So rather than the sort of classic MBA-driven, I’m the product manager, I beat my chest and tell people, I’m the smartest person in the room. Right? I went to famous universities, whatever. And then I do all that myself and come back with what I believe to be the answer, right? That’s less good. It’s expensive. You make a lot of mistakes, but it also leaves the rest of the team by the side of the road. Right?
So if there’s two or three of us who were collectively listening, who are trying to understand what’s going on and spot our own fallacies or lack of terminology or whatever it is, we’re going to come back with a really clear sense of what’s broken.
If we have a bunch of folks in some healthcare application who have two unintegrated applications and they’re printing out or copying data from one onto a piece of paper and then walking over to the other desk and re-keying it, right. Well clearly that’s a problem, but we could solve that in a lot of ways.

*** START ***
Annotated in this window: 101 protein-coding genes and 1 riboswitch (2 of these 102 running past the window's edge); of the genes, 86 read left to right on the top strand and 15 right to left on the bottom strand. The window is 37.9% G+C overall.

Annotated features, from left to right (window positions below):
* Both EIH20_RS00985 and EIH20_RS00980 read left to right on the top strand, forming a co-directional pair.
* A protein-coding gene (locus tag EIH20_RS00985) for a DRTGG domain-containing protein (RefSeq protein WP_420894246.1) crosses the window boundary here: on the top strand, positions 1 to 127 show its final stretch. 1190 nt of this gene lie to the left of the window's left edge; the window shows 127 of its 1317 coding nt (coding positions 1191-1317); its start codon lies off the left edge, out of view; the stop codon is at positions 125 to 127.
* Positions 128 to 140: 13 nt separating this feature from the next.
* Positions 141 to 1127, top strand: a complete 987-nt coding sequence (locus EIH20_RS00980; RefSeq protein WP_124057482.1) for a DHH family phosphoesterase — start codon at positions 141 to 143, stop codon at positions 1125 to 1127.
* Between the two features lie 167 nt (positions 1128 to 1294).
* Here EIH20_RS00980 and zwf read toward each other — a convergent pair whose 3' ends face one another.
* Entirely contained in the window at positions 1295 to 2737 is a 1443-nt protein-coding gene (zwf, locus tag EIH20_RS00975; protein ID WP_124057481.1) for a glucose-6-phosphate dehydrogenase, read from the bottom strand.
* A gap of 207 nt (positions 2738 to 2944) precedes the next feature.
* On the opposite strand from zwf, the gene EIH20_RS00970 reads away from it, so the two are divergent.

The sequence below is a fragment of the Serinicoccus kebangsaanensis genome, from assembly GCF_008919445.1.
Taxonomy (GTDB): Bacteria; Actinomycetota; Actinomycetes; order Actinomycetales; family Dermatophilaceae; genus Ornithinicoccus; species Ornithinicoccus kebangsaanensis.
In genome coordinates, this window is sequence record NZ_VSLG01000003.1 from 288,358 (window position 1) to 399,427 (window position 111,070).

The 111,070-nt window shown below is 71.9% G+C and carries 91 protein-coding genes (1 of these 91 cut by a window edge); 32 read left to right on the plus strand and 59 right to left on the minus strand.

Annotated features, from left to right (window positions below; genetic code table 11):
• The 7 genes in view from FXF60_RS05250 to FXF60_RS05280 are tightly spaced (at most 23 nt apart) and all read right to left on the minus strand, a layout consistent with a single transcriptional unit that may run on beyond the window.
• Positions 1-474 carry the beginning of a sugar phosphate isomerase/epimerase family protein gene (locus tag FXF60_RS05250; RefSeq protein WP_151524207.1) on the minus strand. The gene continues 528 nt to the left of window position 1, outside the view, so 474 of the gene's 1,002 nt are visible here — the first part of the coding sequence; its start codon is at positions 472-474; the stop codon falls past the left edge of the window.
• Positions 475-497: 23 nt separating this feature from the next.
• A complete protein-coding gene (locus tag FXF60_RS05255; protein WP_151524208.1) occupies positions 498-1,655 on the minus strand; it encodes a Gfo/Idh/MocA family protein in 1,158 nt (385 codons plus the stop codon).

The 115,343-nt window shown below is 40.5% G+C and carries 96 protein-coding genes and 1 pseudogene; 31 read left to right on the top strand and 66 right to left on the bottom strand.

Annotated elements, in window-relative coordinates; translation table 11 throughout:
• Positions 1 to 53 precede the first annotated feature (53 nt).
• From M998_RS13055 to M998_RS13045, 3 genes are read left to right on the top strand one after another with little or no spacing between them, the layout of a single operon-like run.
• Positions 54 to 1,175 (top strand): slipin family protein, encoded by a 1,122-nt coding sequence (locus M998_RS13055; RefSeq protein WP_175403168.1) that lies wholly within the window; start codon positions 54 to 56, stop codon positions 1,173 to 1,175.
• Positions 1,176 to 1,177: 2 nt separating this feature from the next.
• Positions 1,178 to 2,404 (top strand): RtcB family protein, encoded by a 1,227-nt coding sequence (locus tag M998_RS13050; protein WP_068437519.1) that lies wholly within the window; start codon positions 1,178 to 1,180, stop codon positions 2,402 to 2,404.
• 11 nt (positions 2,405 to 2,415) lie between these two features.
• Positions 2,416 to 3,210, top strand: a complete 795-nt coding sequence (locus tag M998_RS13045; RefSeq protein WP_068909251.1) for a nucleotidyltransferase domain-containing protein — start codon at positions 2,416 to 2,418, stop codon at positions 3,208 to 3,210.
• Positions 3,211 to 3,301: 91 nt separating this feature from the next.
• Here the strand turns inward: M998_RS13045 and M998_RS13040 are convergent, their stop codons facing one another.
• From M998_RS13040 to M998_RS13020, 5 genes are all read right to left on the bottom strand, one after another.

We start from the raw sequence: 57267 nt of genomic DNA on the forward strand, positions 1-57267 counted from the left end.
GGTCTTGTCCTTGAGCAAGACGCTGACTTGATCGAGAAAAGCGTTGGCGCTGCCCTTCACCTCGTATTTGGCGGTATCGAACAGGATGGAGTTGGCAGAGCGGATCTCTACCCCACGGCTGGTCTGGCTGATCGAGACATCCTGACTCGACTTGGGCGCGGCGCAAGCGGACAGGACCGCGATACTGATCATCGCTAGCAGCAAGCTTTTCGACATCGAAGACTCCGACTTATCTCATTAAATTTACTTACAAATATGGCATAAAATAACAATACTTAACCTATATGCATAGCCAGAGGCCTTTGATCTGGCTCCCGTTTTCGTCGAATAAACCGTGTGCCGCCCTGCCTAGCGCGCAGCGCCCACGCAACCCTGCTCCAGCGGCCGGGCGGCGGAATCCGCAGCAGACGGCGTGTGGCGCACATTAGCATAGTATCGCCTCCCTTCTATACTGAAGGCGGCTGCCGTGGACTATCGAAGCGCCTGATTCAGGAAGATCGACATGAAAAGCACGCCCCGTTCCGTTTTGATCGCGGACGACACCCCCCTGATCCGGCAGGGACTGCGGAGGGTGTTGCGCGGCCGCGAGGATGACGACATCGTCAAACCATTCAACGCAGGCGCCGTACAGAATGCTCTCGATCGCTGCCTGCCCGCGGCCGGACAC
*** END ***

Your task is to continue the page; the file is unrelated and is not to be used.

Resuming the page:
And the answer may not be obvious until we dig deep into the systems and the issues and the HIPAA compliance, all this other stuff, right. I don’t want to be the one who has to channel all the perfect answers. I want somebody from each of our disciplines along.
And then we come back and then we sit with the whole team and we argue and we whiteboard and we spitball and we put post-it notes up, whatever we do, right? Because now we’ve got all the smart kids in the room and the smartest answer may not come from any of the three of us who were out in the field.